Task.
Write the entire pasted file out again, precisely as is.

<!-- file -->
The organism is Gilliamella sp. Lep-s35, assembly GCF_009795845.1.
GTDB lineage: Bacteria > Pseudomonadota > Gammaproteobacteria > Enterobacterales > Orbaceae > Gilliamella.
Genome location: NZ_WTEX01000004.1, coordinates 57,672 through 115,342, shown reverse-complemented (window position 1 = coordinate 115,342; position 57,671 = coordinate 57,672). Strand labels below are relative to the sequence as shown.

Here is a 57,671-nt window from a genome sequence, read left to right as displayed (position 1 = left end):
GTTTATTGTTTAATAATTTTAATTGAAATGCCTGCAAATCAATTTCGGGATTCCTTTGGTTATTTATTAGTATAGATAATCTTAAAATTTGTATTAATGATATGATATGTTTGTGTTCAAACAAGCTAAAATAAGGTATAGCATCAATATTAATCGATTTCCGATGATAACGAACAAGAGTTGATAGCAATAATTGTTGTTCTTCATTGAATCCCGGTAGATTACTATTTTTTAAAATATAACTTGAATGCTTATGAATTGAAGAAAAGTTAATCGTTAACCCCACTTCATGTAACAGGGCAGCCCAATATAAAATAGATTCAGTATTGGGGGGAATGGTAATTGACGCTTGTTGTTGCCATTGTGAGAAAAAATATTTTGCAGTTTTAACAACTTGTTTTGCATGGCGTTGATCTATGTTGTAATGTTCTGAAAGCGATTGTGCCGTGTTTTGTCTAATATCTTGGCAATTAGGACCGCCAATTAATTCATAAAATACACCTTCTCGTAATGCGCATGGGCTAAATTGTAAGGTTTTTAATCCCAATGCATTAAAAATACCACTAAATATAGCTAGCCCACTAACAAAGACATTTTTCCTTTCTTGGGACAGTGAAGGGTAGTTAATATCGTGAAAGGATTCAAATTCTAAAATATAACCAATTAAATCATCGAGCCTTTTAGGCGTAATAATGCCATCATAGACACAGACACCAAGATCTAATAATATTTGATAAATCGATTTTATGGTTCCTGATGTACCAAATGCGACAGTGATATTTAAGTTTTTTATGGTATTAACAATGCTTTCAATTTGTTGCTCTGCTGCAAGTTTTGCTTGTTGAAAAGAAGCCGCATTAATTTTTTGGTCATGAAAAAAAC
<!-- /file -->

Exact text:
The organism is Gilliamella sp. Lep-s35, assembly GCF_009795845.1.
GTDB lineage: Bacteria > Pseudomonadota > Gammaproteobacteria > Enterobacterales > Orbaceae > Gilliamella.
Genome location: NZ_WTEX01000004.1, coordinates 57,672 through 115,342, shown reverse-complemented (window position 1 = coordinate 115,342; position 57,671 = coordinate 57,672). Strand labels below are relative to the sequence as shown.

Here is a 57,671-nt window from a genome sequence, read left to right as displayed (position 1 = left end):
GTTTATTGTTTAATAATTTTAATTGAAATGCCTGCAAATCAATTTCGGGATTCCTTTGGTTATTTATTAGTATAGATAATCTTAAAATTTGTATTAATGATATGATATGTTTGTGTTCAAACAAGCTAAAATAAGGTATAGCATCAATATTAATCGATTTCCGATGATAACGAACAAGAGTTGATAGCAATAATTGTTGTTCTTCATTGAATCCCGGTAGATTACTATTTTTTAAAATATAACTTGAATGCTTATGAATTGAAGAAAAGTTAATCGTTAACCCCACTTCATGTAACAGGGCAGCCCAATATAAAATAGATTCAGTATTGGGGGGAATGGTAATTGACGCTTGTTGTTGCCATTGTGAGAAAAAATATTTTGCAGTTTTAACAACTTGTTTTGCATGGCGTTGATCTATGTTGTAATGTTCTGAAAGCGATTGTGCCGTGTTTTGTCTAATATCTTGGCAATTAGGACCGCCAATTAATTCATAAAATACACCTTCTCGTAATGCGCATGGGCTAAATTGTAAGGTTTTTAATCCCAATGCATTAAAAATACCACTAAATATAGCTAGCCCACTAACAAAGACATTTTTCCTTTCTTGGGACAGTGAAGGGTAGTTAATATCGTGAAAGGATTCAAATTCTAAAATATAACCAATTAAATCATCGAGCCTTTTAGGCGTAATAATGCCATCATAGACACAGACACCAAGATCTAATAATATTTGATAAATCGATTTTATGGTTCCTGATGTACCAAATGCGACAGTGATATTTAAGTTTTTTATGGTATTAACAATGCTTTCAATTTGTTGCTCTGCTGCAAGTTTTGCTTGTTGAAAAGAAGCCGCATTAATTTTTTGGTCATGAAAAAAAC